Lattimore, supposed to be a town west of Chicago, is the name of a real place, which is boomed by speculators who are evidently real personages. Their schemes effect such a marvellous transformation in the heretofore dull town that the name Aladdin & Co. is given them. Although most of the novel is devoted to discussing the methods of modern land boomers, an old-fashioned love story makes the dryer details palatable.
eye. I was too dense to understand it, but I felt that there was a trace of resentment in her mien.
"Oh, I don't know about that!" she said. "There may be some other way. I haven't met all your friends, and you may be the means of introducing me to the very man."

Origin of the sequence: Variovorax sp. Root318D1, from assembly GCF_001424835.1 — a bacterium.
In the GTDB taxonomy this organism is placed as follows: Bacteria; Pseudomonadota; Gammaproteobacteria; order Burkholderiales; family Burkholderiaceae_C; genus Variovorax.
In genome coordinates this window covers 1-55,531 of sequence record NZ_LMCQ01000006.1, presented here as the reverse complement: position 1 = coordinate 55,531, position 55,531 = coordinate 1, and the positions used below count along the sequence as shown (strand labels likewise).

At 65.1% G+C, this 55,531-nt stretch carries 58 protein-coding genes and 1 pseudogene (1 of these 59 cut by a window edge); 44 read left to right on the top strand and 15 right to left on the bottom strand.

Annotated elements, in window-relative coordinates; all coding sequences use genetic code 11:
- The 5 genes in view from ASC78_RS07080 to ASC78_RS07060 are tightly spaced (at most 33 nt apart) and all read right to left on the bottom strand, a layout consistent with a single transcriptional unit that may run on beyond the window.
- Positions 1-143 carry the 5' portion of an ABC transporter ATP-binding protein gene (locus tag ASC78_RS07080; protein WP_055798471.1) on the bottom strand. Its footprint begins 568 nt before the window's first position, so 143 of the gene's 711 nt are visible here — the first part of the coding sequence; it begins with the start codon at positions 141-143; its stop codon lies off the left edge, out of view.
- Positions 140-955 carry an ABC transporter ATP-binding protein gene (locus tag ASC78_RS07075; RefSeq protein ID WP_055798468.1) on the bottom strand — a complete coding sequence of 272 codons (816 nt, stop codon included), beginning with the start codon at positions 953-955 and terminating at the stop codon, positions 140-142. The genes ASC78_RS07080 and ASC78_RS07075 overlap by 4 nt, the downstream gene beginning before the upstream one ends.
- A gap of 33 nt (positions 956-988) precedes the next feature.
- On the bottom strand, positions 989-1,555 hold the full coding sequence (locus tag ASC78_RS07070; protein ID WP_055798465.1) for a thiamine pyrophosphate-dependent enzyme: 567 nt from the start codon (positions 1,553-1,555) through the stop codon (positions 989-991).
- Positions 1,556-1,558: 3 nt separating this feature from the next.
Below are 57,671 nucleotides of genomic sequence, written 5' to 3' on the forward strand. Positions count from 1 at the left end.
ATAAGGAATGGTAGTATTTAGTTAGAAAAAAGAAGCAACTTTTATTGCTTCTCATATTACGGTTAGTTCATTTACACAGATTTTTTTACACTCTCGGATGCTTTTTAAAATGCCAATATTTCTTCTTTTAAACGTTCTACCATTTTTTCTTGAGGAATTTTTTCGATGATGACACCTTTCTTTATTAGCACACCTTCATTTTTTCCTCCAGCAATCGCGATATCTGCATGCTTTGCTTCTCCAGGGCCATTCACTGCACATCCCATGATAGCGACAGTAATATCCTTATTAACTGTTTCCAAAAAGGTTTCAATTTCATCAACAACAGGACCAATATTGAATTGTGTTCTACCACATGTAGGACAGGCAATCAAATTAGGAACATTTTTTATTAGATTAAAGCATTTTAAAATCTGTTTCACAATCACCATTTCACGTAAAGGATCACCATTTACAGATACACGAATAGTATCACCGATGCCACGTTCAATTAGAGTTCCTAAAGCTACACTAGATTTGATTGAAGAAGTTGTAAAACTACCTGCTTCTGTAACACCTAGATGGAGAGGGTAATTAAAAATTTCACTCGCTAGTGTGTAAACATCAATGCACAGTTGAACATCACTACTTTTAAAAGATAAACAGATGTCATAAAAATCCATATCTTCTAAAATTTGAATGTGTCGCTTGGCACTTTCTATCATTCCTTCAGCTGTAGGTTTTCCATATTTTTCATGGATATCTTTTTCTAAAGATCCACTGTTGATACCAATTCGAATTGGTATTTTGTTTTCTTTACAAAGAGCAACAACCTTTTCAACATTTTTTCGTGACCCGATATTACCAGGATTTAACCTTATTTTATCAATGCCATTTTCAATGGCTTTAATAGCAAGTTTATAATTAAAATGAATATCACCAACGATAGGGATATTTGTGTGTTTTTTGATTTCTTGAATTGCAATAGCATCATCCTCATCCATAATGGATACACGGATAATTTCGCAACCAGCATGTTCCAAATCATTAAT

I did not hear his reply, though I confess I tried to catch it. She resumed her work of copying one of the paintings. This she did in a mechanical sort of way, slowly, and with crabbed touches, but with some success. I thought her lacking in anything like control over the medium in which she worked; but the results promised rather well. He seemed annoyed at her sudden accession of industry, and looked sometimes quizzically at her work, often hungrily at her. Once or twice he touched her hand as she stepped near him; but she neither reproved him nor allowed him to retain it.
I felt that I had taken her measure by this time. She was some Western country girl, well supplied with money, blindly groping toward the career of an artist